This summer, Case Western Reserve University students will hang the "gone fishing" sign on the classroom door, but that doesn't mean they are taking a break from learning. Royal Coachmen, Wooly Buggers and Fate: The Literature of Fly Fishing, a summer seminar, will immerse students in the lore, mystique and skill of fly fishing.
"Not only will students examine literature that spans over seven centuries of the sport, but they will also have a hands-on opportunity to acquire fundamental fly fishing skills," said John Orlock, the Samuel B. and Virginia C. Knight Professor of Humanities and the course instructor.
Thanks in part to a generous gift from the Orvis Company, students will have the opportunity to try their hand at fly casting and tying, practicing the skills authors like Ernest Hemingway, Norman Maclean and Arnold Gingrich have romanced about for years.
Orvis, recognized as the world's leader for fly fishing apparel and equipment, donated eight fly fishing rod and reel sets. Orlock plans to take the students outside the classroom and practice casting with the rods from the shore of the Wade lagoon.
"This is a significant contribution," said Orlock, an ardent fisherman in his time away from the theater and dance department where he teaches courses in playwriting, screenwriting and acting. "This will allow students to really get a feel for the sport, to understand the aesthetics of it.
The seminar, offered for the first time through the SAGES program and running June 16-July 28, will explore the sport as presented in both fiction and non-fiction works. Students will combine their knowledge of the written works and their experiences with the equipment.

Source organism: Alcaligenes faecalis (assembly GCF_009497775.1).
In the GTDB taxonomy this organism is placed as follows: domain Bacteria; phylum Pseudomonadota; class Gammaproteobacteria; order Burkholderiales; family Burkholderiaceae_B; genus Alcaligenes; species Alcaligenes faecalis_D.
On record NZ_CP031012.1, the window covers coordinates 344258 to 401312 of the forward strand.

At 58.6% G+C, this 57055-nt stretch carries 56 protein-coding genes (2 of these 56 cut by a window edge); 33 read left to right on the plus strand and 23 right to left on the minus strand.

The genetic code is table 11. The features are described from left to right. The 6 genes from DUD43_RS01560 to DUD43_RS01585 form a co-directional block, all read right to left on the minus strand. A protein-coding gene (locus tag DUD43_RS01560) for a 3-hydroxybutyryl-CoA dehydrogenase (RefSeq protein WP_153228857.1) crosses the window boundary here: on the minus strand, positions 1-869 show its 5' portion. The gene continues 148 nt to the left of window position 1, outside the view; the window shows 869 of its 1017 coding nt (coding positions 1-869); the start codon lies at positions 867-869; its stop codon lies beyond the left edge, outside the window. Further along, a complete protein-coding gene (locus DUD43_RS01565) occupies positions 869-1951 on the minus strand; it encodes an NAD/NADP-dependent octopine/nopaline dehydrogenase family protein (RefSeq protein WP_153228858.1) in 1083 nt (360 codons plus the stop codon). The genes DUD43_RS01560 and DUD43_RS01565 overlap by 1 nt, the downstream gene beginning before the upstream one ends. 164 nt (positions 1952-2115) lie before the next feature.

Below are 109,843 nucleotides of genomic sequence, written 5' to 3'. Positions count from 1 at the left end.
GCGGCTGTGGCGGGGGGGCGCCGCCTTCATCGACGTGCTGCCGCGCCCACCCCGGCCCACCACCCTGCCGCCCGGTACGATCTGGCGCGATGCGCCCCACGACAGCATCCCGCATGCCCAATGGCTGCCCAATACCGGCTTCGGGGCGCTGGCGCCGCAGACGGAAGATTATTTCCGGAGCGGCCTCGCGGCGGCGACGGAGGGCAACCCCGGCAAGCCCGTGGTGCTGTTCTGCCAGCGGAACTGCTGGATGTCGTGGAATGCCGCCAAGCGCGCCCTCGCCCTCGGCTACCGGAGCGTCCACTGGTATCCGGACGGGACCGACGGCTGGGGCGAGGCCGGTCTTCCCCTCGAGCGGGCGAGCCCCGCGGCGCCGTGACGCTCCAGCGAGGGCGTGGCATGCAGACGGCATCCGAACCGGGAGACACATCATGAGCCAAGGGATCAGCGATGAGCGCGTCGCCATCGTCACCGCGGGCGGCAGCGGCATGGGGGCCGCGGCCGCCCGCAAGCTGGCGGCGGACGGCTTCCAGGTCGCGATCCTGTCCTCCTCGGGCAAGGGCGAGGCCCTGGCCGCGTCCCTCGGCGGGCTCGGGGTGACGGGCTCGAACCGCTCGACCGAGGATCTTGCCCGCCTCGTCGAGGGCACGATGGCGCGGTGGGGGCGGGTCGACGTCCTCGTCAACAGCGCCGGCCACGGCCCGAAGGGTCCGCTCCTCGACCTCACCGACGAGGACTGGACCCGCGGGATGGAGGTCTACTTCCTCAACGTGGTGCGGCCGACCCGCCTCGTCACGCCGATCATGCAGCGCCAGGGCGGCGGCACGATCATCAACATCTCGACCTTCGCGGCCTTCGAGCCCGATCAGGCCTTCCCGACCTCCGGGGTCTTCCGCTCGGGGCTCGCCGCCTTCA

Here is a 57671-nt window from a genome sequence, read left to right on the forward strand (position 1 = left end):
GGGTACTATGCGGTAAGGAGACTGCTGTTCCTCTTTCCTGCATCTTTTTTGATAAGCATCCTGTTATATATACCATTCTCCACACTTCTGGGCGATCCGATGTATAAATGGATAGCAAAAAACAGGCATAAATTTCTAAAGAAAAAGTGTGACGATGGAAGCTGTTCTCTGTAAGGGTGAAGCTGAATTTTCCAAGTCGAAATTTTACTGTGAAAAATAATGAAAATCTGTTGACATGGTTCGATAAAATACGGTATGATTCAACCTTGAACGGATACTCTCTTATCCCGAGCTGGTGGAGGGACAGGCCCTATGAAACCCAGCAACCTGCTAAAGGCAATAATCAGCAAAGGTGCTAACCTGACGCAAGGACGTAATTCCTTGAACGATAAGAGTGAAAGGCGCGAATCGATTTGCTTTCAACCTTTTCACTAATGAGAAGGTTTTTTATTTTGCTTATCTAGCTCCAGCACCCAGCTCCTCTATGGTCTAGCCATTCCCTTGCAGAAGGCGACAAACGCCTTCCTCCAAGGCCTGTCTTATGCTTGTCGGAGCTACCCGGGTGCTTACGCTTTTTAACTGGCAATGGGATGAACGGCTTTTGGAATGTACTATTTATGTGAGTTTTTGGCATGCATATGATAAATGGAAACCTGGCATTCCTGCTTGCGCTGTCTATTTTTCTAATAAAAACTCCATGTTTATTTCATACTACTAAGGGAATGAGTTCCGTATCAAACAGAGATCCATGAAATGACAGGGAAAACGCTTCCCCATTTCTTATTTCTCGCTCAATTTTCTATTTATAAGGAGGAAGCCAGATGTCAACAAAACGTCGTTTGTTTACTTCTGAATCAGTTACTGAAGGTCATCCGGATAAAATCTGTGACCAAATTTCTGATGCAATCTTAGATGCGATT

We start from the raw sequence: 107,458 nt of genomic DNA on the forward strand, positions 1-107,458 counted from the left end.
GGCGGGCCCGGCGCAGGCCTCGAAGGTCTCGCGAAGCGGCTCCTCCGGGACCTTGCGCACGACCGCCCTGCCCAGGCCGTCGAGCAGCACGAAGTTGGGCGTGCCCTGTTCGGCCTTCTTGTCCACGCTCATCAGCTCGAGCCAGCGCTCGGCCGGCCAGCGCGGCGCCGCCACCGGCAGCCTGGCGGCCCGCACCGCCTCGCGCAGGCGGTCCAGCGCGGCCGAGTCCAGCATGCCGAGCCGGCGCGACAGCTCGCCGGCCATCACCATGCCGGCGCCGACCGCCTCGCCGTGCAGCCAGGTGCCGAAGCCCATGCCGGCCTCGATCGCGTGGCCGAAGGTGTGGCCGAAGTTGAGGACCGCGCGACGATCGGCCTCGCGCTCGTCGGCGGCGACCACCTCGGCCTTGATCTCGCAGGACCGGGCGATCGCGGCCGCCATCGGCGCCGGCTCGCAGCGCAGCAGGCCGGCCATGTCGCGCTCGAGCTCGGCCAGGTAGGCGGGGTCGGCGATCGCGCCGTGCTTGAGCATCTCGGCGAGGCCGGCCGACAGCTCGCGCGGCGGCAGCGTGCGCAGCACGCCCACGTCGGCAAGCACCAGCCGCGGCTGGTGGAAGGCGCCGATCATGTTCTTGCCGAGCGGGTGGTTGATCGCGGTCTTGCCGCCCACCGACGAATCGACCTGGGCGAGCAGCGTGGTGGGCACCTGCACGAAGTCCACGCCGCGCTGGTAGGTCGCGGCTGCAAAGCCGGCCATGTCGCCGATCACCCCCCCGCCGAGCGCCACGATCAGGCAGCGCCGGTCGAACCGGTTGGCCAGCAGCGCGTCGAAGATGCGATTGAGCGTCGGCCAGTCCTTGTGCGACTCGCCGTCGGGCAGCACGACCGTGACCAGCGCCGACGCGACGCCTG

Published works about fly fishing date back to the late 15th century and it became a popular subject for authors in the 1800's. Readings include Treatyse of Fysshynge with an Angle, The Rural Lif, A Different Angle: Fly Fishing Stories by Women, Nervous Water: Variations on a Theme of Fly Fishing, The Compleat Angler, or the Contemplative Man's Recreation, and the lead piece, Norman Maclean's classic A River Runs Through It.
"For many writers, fly fishing is about something more," said Orlock. "There's something inherently contemplative about being in nature, being of it, and being active in it. Wading and walking through the water; surrounded by and participating in nature. Being silent and still while also being alert and aware of even the smallest movement. While in this mode of concentration everything else goes away. It's then thoughts drift in about your life, your work, your relationships, meditation, contemplating the universe. This has been the impetus for the texts we'll be considering in the seminar."
According to Orlock, these readings will spark a number of questions throughout the course:
Orlock will also teach the course as a SAGES topical seminar in the fall and hopes to continue teaching it twice yearly.
"The deans (College of Arts and Sciences associate deans Molly Berger and Peter Whiting) are very supportive and enthusiastic about the seminar, and Orvis has made a substantial contribution to the course," he said. "It's really a collaborative effort."
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